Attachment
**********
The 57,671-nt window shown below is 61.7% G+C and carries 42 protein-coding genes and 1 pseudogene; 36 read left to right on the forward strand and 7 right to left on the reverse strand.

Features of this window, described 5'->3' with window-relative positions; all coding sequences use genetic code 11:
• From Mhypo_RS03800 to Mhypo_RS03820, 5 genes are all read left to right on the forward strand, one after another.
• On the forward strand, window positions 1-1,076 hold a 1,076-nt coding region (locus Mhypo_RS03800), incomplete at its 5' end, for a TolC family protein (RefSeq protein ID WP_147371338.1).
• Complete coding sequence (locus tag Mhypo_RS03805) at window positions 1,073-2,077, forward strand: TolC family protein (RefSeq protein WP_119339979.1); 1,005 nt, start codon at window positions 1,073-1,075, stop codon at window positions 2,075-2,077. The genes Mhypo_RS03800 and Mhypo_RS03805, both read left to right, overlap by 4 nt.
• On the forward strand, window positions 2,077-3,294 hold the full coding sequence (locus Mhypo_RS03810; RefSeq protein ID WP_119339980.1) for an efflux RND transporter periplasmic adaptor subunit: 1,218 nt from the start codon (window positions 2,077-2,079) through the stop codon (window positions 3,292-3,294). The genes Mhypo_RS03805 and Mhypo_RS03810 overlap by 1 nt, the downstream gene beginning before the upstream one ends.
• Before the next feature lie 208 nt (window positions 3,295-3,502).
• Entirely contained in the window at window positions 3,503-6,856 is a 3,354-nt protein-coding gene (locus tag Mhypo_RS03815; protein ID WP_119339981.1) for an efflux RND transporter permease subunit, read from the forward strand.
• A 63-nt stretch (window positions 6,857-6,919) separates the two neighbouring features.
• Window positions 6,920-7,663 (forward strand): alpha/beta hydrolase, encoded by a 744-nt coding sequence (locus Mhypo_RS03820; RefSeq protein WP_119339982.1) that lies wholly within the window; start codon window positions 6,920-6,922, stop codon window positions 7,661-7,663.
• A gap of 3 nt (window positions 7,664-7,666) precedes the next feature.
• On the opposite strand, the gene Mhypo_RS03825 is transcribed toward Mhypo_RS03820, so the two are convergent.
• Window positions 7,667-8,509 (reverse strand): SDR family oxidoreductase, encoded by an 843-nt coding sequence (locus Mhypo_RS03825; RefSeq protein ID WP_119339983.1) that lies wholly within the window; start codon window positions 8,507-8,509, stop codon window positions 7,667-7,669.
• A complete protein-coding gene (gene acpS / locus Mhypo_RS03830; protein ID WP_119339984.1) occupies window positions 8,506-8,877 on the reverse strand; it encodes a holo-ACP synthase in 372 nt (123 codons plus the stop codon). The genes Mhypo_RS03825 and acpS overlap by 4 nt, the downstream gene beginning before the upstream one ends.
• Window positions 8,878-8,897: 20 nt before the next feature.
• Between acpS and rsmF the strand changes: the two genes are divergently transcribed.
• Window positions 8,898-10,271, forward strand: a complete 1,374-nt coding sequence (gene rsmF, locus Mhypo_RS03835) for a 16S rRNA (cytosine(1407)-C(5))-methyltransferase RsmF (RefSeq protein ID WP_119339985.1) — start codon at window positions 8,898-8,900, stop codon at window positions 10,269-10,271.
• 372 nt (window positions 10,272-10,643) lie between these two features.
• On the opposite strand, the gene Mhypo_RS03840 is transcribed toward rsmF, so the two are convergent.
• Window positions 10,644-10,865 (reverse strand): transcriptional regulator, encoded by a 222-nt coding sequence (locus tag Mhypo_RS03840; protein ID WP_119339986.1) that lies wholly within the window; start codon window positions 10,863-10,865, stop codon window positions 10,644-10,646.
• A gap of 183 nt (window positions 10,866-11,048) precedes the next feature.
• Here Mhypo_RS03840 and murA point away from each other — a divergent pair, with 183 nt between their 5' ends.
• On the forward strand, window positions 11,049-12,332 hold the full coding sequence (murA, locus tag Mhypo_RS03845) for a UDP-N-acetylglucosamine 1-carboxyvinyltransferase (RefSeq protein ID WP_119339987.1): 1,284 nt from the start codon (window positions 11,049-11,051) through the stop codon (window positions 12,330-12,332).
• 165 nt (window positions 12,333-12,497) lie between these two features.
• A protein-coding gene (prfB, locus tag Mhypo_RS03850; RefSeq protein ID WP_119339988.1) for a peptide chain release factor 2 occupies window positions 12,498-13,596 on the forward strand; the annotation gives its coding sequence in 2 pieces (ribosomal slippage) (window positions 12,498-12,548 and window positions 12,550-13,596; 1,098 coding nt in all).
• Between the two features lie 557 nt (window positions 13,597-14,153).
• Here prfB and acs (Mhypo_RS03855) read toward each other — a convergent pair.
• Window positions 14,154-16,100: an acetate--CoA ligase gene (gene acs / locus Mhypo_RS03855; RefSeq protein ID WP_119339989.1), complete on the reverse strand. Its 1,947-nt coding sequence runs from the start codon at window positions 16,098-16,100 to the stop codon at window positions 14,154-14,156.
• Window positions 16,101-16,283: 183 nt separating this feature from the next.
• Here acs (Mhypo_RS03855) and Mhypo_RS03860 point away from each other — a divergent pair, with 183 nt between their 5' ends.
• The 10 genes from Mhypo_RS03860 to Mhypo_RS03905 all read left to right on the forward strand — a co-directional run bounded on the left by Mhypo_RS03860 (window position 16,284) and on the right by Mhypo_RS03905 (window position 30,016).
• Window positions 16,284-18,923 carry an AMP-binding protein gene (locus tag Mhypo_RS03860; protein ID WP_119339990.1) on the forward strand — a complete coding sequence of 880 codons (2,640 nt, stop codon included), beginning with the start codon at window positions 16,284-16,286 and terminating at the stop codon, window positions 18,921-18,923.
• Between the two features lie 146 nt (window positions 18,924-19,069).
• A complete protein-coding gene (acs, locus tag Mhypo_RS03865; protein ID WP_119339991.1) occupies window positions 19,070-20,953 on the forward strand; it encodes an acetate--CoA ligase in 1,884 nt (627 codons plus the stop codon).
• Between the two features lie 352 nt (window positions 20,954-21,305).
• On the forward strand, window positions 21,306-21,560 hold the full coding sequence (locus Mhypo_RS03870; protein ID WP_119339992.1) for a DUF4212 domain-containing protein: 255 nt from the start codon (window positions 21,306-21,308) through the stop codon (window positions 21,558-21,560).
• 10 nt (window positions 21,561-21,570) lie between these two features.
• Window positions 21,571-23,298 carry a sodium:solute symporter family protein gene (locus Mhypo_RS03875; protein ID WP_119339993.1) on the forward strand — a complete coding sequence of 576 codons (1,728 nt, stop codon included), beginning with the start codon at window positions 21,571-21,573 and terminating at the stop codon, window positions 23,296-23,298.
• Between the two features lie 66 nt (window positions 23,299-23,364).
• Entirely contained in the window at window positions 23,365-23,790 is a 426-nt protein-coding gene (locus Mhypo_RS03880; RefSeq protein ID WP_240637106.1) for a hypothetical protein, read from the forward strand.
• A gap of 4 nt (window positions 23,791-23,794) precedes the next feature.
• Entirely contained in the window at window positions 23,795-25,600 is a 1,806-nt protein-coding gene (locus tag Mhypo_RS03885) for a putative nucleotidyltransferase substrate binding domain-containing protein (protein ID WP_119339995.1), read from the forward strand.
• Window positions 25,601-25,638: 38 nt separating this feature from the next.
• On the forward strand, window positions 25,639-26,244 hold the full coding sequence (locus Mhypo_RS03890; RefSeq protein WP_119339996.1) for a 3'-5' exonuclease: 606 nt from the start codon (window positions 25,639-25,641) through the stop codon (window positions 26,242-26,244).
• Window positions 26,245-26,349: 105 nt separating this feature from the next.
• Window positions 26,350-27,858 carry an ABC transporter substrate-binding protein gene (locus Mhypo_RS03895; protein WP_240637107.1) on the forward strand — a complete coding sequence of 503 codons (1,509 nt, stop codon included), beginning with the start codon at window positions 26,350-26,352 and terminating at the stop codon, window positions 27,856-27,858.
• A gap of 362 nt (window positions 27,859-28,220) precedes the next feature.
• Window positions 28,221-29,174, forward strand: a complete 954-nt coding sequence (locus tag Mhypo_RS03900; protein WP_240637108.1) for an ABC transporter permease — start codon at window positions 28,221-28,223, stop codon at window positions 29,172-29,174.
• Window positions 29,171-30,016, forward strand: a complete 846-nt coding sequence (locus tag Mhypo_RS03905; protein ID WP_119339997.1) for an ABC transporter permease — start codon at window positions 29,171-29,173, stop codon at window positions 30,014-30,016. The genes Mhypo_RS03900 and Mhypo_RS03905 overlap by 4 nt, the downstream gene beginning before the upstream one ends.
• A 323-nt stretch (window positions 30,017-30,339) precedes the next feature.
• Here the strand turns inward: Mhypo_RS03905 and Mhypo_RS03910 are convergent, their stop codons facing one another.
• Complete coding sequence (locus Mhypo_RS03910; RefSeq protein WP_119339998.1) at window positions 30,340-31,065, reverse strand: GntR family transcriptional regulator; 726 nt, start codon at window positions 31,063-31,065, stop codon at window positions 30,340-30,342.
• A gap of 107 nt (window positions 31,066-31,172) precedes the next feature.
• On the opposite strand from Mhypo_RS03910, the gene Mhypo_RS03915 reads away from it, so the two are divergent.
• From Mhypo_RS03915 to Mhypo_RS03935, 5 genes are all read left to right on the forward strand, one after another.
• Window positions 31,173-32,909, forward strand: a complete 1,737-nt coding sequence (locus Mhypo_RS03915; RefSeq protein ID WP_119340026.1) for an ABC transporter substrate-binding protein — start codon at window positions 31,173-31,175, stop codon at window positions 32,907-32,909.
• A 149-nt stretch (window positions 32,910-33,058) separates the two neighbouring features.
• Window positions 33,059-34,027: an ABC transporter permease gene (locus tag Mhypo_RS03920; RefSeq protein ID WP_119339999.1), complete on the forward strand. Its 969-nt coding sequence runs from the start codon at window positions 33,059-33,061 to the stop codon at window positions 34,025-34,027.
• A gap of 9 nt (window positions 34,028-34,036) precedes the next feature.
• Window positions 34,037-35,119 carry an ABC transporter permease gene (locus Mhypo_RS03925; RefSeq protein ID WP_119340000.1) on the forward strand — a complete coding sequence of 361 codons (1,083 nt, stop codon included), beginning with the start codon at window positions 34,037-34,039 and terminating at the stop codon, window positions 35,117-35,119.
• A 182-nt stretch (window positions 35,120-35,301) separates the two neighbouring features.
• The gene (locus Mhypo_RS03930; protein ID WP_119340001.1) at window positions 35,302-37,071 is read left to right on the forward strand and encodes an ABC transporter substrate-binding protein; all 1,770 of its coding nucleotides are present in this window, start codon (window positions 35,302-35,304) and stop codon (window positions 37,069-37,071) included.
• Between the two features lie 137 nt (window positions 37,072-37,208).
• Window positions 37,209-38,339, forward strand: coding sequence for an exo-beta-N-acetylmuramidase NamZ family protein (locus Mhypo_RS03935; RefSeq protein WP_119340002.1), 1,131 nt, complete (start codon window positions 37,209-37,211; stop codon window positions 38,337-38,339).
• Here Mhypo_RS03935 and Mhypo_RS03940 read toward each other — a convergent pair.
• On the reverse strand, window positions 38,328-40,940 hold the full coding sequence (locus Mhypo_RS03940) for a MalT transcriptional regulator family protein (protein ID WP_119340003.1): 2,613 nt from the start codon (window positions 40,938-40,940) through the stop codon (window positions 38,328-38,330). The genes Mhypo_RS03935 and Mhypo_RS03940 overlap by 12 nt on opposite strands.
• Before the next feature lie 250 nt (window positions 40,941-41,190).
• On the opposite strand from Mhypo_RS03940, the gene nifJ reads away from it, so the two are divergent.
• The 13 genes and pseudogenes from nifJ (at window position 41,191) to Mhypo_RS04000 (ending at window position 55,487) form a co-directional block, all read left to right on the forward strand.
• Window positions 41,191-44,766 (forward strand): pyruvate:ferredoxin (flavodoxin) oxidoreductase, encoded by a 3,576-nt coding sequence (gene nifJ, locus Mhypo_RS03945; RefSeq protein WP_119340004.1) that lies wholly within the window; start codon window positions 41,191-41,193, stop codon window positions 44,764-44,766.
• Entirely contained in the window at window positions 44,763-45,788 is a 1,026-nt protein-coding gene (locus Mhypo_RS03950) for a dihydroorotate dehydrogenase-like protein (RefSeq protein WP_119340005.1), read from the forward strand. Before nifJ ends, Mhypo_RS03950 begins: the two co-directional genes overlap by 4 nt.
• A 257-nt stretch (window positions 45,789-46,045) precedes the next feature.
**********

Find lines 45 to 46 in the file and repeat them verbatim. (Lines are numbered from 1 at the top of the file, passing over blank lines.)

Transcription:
• Window positions 26,245-26,349: 105 nt separating this feature from the next.
• Window positions 26,350-27,858 carry an ABC transporter substrate-binding protein gene (locus Mhypo_RS03895; protein WP_240637107.1) on the forward strand — a complete coding sequence of 503 codons (1,509 nt, stop codon included), beginning with the start codon at window positions 26,350-26,352 and terminating at the stop codon, window positions 27,856-27,858.